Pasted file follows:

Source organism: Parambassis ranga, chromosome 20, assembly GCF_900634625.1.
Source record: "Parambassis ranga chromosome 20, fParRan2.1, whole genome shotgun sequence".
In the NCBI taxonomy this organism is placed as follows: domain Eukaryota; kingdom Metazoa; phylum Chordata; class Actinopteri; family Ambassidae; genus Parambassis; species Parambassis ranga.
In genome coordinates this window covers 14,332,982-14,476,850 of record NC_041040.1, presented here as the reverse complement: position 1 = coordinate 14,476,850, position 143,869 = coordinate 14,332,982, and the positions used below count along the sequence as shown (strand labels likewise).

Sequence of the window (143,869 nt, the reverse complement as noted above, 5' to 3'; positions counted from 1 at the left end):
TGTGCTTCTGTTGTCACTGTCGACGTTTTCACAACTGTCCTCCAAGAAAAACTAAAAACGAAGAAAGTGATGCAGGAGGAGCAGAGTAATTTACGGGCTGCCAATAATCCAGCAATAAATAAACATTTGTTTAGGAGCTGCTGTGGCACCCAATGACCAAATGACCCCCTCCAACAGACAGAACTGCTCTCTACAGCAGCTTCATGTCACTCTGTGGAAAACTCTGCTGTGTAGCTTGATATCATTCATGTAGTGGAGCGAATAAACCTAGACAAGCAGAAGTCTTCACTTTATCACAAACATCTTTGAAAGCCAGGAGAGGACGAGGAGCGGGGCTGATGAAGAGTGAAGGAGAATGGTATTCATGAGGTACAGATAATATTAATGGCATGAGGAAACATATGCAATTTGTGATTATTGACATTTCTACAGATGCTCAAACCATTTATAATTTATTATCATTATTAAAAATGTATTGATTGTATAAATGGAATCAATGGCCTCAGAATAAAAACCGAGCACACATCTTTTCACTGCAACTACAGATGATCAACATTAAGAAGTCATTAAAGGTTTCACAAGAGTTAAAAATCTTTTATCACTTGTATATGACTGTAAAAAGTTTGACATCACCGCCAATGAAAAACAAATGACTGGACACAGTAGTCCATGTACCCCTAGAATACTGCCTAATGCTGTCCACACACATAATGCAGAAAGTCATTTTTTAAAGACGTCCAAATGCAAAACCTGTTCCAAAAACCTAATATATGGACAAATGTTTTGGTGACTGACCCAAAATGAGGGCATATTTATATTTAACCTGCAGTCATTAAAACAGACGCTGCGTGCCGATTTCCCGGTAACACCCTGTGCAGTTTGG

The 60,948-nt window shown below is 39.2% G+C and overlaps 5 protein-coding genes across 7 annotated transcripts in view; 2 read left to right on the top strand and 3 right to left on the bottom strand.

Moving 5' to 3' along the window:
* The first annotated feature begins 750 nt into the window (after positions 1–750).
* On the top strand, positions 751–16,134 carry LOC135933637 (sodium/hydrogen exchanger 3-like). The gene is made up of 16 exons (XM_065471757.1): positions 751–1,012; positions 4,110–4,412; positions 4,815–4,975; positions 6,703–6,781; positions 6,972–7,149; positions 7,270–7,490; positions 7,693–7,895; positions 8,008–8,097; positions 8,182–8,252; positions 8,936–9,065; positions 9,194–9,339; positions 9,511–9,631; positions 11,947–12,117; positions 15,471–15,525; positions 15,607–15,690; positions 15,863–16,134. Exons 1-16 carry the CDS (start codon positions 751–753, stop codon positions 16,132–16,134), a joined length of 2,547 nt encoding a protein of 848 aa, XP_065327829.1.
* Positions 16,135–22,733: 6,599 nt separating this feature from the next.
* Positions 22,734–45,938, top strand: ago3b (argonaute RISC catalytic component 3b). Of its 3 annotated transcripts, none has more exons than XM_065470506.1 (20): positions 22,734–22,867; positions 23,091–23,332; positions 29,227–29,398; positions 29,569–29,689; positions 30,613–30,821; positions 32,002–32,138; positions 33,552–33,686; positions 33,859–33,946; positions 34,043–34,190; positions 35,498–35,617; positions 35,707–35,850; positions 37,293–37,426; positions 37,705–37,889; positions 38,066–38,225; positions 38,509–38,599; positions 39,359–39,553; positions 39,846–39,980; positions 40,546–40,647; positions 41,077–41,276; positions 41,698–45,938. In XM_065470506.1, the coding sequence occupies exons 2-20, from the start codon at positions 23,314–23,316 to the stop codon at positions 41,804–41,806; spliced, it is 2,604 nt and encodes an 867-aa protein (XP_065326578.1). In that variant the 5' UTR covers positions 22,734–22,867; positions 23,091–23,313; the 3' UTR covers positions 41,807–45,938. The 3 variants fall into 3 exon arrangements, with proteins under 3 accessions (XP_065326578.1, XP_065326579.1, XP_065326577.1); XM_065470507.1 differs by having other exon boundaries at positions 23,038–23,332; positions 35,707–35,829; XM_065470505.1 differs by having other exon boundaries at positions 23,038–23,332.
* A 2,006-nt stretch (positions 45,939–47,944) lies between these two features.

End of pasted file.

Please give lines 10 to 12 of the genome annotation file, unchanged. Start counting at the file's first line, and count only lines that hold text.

* On the top strand, positions 751–16,134 carry LOC135933637 (sodium/hydrogen exchanger 3-like). The gene is made up of 16 exons (XM_065471757.1): positions 751–1,012; positions 4,110–4,412; positions 4,815–4,975; positions 6,703–6,781; positions 6,972–7,149; positions 7,270–7,490; positions 7,693–7,895; positions 8,008–8,097; positions 8,182–8,252; positions 8,936–9,065; positions 9,194–9,339; positions 9,511–9,631; positions 11,947–12,117; positions 15,471–15,525; positions 15,607–15,690; positions 15,863–16,134. Exons 1-16 carry the CDS (start codon positions 751–753, stop codon positions 16,132–16,134), a joined length of 2,547 nt encoding a protein of 848 aa, XP_065327829.1.
* Positions 16,135–22,733: 6,599 nt separating this feature from the next.
* Positions 22,734–45,938, top strand: ago3b (argonaute RISC catalytic component 3b). Of its 3 annotated transcripts, none has more exons than XM_065470506.1 (20): positions 22,734–22,867; positions 23,091–23,332; positions 29,227–29,398; positions 29,569–29,689; positions 30,613–30,821; positions 32,002–32,138; positions 33,552–33,686; positions 33,859–33,946; positions 34,043–34,190; positions 35,498–35,617; positions 35,707–35,850; positions 37,293–37,426; positions 37,705–37,889; positions 38,066–38,225; positions 38,509–38,599; positions 39,359–39,553; positions 39,846–39,980; positions 40,546–40,647; positions 41,077–41,276; positions 41,698–45,938. In XM_065470506.1, the coding sequence occupies exons 2-20, from the start codon at positions 23,314–23,316 to the stop codon at positions 41,804–41,806; spliced, it is 2,604 nt and encodes an 867-aa protein (XP_065326578.1). In that variant the 5' UTR covers positions 22,734–22,867; positions 23,091–23,313; the 3' UTR covers positions 41,807–45,938. The 3 variants fall into 3 exon arrangements, with proteins under 3 accessions (XP_065326578.1, XP_065326579.1, XP_065326577.1); XM_065470507.1 differs by having other exon boundaries at positions 23,038–23,332; positions 35,707–35,829; XM_065470505.1 differs by having other exon boundaries at positions 23,038–23,332.